$15,000 Home Buying Tax Credit: Still Alive?

Sen. Johnny Isakson suggests the measure could be resurrected as a stand-alone bill.

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It's been widely reported that the proposed $15,000 home buyer tax credit was cut out of the stimulus bill, as lawmakers looked to trim the massive price tag of the package.

[See The $15,000 Home Buying Tax Credit: 6 Things to Know.]

But Senator Johnny Isakson, the Georgia Republican who sponsored the amendment, has suggested that the measure could reemerge in a stand-alone bill.

From The Atlanta Journal-Constitution, via The Real Estate Bloggers:

Georgia Republican Sen. Johnny Isakson, who sponsored the legislation in an attempt to jump-start the ailing housing industry, isn’t giving up just yet.

Isakson said Thursday he will continue to push for the tax credit in a separate, standalone bill, and hinted that the idea may be gaining support among Democrats too.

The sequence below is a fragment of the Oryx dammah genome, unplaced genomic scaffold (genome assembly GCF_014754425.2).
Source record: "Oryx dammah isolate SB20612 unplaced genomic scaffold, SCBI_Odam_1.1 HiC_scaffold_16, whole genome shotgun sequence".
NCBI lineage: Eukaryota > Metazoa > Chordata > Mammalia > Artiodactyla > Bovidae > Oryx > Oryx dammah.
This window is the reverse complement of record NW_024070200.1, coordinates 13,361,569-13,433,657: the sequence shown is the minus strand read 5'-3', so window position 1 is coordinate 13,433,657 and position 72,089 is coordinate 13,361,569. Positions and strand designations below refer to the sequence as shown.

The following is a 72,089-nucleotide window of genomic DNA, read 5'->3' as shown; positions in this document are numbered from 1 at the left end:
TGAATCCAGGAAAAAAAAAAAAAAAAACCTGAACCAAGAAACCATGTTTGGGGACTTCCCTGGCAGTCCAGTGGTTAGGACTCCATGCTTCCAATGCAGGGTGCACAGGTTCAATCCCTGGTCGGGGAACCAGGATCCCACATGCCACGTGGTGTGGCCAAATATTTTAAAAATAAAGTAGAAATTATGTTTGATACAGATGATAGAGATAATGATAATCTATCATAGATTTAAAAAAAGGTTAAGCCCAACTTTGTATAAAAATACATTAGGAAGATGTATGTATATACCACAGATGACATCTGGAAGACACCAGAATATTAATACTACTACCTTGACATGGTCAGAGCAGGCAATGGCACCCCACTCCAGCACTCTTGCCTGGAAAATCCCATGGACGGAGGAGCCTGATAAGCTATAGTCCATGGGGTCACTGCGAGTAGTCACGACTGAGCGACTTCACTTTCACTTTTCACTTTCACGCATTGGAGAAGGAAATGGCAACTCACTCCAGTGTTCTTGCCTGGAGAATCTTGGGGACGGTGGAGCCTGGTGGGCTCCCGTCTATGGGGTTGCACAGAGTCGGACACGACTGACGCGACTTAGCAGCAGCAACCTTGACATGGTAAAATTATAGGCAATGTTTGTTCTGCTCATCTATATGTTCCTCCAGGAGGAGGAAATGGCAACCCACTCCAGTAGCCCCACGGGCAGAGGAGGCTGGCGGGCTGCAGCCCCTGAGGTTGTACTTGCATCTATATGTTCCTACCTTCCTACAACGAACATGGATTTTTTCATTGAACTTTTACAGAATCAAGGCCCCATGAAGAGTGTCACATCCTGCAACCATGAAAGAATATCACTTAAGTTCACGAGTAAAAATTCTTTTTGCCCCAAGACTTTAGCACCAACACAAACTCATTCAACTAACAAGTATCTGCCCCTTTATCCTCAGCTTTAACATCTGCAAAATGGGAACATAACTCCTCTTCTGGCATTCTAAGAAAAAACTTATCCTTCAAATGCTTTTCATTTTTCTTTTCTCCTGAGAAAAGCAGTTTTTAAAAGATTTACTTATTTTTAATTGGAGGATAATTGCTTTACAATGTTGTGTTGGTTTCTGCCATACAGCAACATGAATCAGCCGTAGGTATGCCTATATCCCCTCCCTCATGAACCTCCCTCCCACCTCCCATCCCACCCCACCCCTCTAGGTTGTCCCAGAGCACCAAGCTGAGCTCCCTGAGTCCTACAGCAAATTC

“Quite frankly there is so much outward support for what we did … that I wouldn’t at all be surprised if you didn’t see it come back in some form with a Democrat’s name on it,” he said.

The Wall Street Journal reported Thursday that the $15,000 home buyer tax credit was killed during negotiations over the stimulus package, and was replaced with a similar, but smaller measure.

From the Wall Street Journal:

Congress slightly increased to $8,000 an existing $7,500 credit for first-time homebuyers and eliminated repayment provisions. Congressional negotiators said that $8,000 number isn’t yet finalized…

The new credit is retroactive to Dec. 31, 2008, which means that anyone who buys a house this year, through August, won’t have to repay it. First time buyers who used the credit in 2008 still have to pay it back over a 15-year period.

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